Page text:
Infographics are a visual representation of data that are displayed in a quick and easily understandable format. By using icons, imagery and graphics along with text it can enhance the audiences’ understanding of the information. Being able to see trends within the data provided in a visual way. They can be used in a number of ways to show comparisons, presenting data, to explain something, raise awareness and inform consumers. There are various different tools you can use to create elements for an infographic or the whole infographic itself.
Here at the University of Derby the Derby Business School and the Digital Learning Team have worked together to create and showcase an effective practice of student partnerships, by enhancing the student learning experience with technology. Creation of digital materials supply staff and students with the potential to expand their learning opportunities within both teaching and learning. Nick Turner, Senior Lecturer in Marketing, has been running a student assessment on the Marketing Fundamentals module to create an infographic based around a company. Assessments of this kind give students the opportunity to develop their digital skills and capabilities that they can effectively apply in their future careers. Nick has been running this assessment for a few years, however feedback suggested that “students felt that not enough time had been spent discussing the infographic – both in terms of creating the content, style and the actual technical mechanics”. Therefore, following this feedback Nick decided he needed to create some help guides for future students. A colleague suggested he create a short video screen capture of how to create the infographic, so he contacted Digital Learning who suggesting getting a student involved. By using a student in these help guides Nick thought the students would benefit from that shared peer-to-peer knowledge.
By using a student who has been through the assessment process and performed well, they could explain the process and how they resolved any issues that they came across. This peer-to-peer learning meant students could share their knowledge, ideas and experience with others. Peer learning can offer academics the efficiency of bringing an enhancement to the students’ learning in a time-effective and scalable process.
The final video has been used in seminars/lectures as well as embedded into the course module. Alison Lawson, Head of Division, Marketing and Operations, has stated “This is completely BRILLIANT. It shows how simple it is to put this assignment together as long as you have the facts at your fingertips. The skills development is immense in terms of research, lateral thinking, design awareness, IT skills and presentation skills. Fabulous”
Just over 100 students are enrolled on the Marketing Fundamentals course, with half of them having access to this video during their assessment process. The other half had already created the infographic the semester before. Student feedback suggests that they all found it useful, with over 60% viewing it more than once throughout the process. Their responses suggested that it gave them an “indication as to how images and writing can be combined”, especially “step-by-step using PowerPoint” to create the infographic. Students could work independently and remotely and were able to relate to the process as the video was created by a student who had previously completed the work. They also thought that this gave it “a better perspective” of what was needed, making it a “simple video and very easy to understand”.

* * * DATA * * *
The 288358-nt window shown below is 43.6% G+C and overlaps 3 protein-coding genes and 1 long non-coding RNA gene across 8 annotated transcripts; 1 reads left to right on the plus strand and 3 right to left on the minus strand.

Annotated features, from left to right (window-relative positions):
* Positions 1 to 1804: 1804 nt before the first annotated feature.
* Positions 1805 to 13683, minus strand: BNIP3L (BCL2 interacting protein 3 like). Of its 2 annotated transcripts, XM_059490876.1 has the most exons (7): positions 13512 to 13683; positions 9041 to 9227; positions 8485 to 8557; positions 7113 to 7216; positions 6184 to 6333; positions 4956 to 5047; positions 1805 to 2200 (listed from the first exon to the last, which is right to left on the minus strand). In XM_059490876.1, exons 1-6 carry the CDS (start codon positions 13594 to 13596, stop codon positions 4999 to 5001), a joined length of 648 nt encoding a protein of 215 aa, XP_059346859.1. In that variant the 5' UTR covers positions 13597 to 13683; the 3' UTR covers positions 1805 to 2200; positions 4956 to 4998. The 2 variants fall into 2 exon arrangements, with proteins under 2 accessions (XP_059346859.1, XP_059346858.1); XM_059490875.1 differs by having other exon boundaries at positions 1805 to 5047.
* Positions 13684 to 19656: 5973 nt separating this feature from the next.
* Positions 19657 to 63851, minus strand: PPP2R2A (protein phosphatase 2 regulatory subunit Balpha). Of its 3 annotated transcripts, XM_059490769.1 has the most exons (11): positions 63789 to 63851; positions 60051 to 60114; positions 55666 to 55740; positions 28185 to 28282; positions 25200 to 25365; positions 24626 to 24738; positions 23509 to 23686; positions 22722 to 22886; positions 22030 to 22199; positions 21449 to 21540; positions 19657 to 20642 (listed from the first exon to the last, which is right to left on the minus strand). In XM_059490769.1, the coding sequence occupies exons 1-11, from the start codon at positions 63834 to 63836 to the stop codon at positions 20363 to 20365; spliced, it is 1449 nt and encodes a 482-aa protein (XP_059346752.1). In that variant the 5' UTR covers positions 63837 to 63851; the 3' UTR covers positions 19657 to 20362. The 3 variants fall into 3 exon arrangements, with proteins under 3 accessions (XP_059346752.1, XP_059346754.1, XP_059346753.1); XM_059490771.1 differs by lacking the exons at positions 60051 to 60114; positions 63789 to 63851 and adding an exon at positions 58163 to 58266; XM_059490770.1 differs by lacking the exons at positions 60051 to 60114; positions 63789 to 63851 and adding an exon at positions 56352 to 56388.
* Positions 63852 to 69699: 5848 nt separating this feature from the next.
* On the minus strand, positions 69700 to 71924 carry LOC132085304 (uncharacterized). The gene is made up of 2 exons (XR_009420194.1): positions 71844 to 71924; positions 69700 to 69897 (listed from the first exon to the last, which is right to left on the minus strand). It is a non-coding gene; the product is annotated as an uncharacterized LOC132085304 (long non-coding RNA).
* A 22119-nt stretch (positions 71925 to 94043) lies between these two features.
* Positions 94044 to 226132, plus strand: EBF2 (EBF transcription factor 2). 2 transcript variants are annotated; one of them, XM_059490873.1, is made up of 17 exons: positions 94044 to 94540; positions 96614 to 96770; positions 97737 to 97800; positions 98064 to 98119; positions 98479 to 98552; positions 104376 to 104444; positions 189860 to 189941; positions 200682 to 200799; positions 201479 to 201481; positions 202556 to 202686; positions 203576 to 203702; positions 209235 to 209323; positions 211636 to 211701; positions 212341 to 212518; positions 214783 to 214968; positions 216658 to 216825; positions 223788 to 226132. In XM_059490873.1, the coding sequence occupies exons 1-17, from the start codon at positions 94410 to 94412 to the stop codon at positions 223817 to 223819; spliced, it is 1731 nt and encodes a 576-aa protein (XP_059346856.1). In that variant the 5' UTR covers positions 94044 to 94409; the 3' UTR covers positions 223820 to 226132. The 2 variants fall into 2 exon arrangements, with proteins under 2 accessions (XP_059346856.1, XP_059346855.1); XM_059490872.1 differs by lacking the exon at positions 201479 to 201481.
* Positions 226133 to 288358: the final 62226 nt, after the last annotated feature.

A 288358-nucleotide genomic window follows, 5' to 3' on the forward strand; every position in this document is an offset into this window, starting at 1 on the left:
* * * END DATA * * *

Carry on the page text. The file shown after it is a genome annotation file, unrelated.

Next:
This project has highlighted how the technology used not only produced a positive student learning experience, with the principle benefits of peer-to-peer learning also being upheld. All the students seemed to find it beneficial having something they could follow while completing the assessment. The only change that we would make is adding into the video description the academics thoughts into the infographic shown and how well this links to the assessment brief.
Key points for others
This is a great approach to get your students involved in the learning process, with students enjoying the fact that a fellow peer was able to talk them through the process.
Augmented Reality (AR)
Augmented Reality (AR) adds a digital layer to the physical world. This can be accessed by looking at physical objects through a smartphone or tablet device.
The educational uses for Augmented Reality (AR) are being looked at very closely in the education sector. Augmented Reality offers “compelling applications for higher education; these technologies are poised to impact learning by transporting students to any imaginable location across the known universe and transforming the delivery of knowledge and empowering students to engage in deep learning.” (NMC 2016)
To create Augmented Reality content you could use tools such as Blippar and Aurasma.
Good Practice in Education
Within the Marketing Programme, Augmented Reality has been incorporated into assessment to introduce students to a technology which is relevant to their future professional working practices. Students were tasked with designing a four-page leaflet on a given topic. A justification for the academic theories used was then embedded into the design by means of a video presentation from students. The video was accessible using Augmented Reality when scanning the leaflets with a mobile device and AR app.